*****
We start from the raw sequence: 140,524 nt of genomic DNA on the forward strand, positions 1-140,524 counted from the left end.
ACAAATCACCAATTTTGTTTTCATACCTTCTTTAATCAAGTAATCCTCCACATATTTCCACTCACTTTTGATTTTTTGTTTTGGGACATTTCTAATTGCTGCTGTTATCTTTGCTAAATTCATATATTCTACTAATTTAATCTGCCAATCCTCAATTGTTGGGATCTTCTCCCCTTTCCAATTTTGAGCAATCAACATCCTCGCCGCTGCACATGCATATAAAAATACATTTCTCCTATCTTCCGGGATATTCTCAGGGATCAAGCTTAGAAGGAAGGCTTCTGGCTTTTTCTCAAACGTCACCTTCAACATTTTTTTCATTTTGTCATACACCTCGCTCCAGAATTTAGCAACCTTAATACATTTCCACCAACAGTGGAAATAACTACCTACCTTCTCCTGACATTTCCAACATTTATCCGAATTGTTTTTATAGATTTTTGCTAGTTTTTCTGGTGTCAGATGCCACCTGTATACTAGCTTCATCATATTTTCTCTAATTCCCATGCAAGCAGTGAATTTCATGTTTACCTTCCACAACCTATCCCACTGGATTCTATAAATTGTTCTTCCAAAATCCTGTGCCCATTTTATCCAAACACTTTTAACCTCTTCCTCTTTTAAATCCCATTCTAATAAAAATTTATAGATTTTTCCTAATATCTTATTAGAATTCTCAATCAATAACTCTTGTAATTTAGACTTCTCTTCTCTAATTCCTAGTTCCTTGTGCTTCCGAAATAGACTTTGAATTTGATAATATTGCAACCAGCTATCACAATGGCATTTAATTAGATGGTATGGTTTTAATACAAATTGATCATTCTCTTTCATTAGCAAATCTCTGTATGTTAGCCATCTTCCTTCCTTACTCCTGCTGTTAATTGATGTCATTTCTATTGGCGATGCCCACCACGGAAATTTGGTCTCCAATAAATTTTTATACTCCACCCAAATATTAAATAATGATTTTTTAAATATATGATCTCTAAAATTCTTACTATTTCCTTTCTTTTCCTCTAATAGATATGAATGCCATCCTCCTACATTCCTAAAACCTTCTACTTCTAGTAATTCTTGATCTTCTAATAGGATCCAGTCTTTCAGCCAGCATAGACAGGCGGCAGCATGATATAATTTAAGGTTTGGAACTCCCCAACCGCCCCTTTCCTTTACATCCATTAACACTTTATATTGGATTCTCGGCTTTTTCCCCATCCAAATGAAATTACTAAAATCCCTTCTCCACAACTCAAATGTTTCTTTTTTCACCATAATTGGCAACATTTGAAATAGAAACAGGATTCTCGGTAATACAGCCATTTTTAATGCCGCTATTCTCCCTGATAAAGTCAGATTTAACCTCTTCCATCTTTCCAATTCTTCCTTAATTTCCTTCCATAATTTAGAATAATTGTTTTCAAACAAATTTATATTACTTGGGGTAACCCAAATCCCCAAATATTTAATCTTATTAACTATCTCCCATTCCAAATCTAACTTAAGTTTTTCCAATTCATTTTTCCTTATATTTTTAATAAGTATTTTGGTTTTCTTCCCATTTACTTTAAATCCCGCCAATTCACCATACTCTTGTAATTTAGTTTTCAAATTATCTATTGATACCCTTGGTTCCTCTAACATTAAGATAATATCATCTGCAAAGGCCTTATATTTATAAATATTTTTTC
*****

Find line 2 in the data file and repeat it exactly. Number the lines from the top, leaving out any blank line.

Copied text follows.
ACAAATCACCAATTTTGTTTTCATACCTTCTTTAATCAAGTAATCCTCCACATATTTCCACTCACTTTTGATTTTTTGTTTTGGGACATTTCTAATTGCTGCTGTTATCTTTGCTAAATTCATATATTCTACTAATTTAATCTGCCAATCCTCAATTGTTGGGATCTTCTCCCCTTTCCAATTTTGAGCAATCAACATCCTCGCCGCTGCACATGCATATAAAAATACATTTCTCCTATCTTCCGGGATATTCTCAGGGATCAAGCTTAGAAGGAAGGCTTCTGGCTTTTTCTCAAACGTCACCTTCAACATTTTTTTCATTTTGTCATACACCTCGCTCCAGAATTTAGCAACCTTAATACATTTCCACCAACAGTGGAAATAACTACCTACCTTCTCCTGACATTTCCAACATTTATCCGAATTGTTTTTATAGATTTTTGCTAGTTTTTCTGGTGTCAGATGCCACCTGTATACTAGCTTCATCATATTTTCTCTAATTCCCATGCAAGCAGTGAATTTCATGTTTACCTTCCACAACCTATCCCACTGGATTCTATAAATTGTTCTTCCAAAATCCTGTGCCCATTTTATCCAAACACTTTTAACCTCTTCCTCTTTTAAATCCCATTCTAATAAAAATTTATAGATTTTTCCTAATATCTTATTAGAATTCTCAATCAATAACTCTTGTAATTTAGACTTCTCTTCTCTAATTCCTAGTTCCTTGTGCTTCCGAAATAGACTTTGAATTTGATAATATTGCAACCAGCTATCACAATGGCATTTAATTAGATGGTATGGTTTTAATACAAATTGATCATTCTCTTTCATTAGCAAATCTCTGTATGTTAGCCATCTTCCTTCCTTACTCCTGCTGTTAATTGATGTCATTTCTATTGGCGATGCCCACCACGGAAATTTGGTCTCCAATAAATTTTTATACTCCACCCAAATATTAAATAATGATTTTTTAAATATATGATCTCTAAAATTCTTACTATTTCCTTTCTTTTCCTCTAATAGATATGAATGCCATCCTCCTACATTCCTAAAACCTTCTACTTCTAGTAATTCTTGATCTTCTAATAGGATCCAGTCTTTCAGCCAGCATAGACAGGCGGCAGCATGATATAATTTAAGGTTTGGAACTCCCCAACCGCCCCTTTCCTTTACATCCATTAACACTTTATATTGGATTCTCGGCTTTTTCCCCATCCAAATGAAATTACTAAAATCCCTTCTCCACAACTCAAATGTTTCTTTTTTCACCATAATTGGCAACATTTGAAATAGAAACAGGATTCTCGGTAATACAGCCATTTTTAATGCCGCTATTCTCCCTGATAAAGTCAGATTTAACCTCTTCCATCTTTCCAATTCTTCCTTAATTTCCTTCCATAATTTAGAATAATTGTTTTCAAACAAATTTATATTACTTGGGGTAACCCAAATCCCCAAATATTTAATCTTATTAACTATCTCCCATTCCAAATCTAACTTAAGTTTTTCCAATTCATTTTTCCTTATATTTTTAATAAGTATTTTGGTTTTCTTCCCATTTACTTTAAATCCCGCCAATTCACCATACTCTTGTAATTTAGTTTTCAAATTATCTATTGATACCCTTGGTTCCTCTAACATTAAGATAATATCATCTGCAAAGGCCTTATATTTATAAATATTTTTTC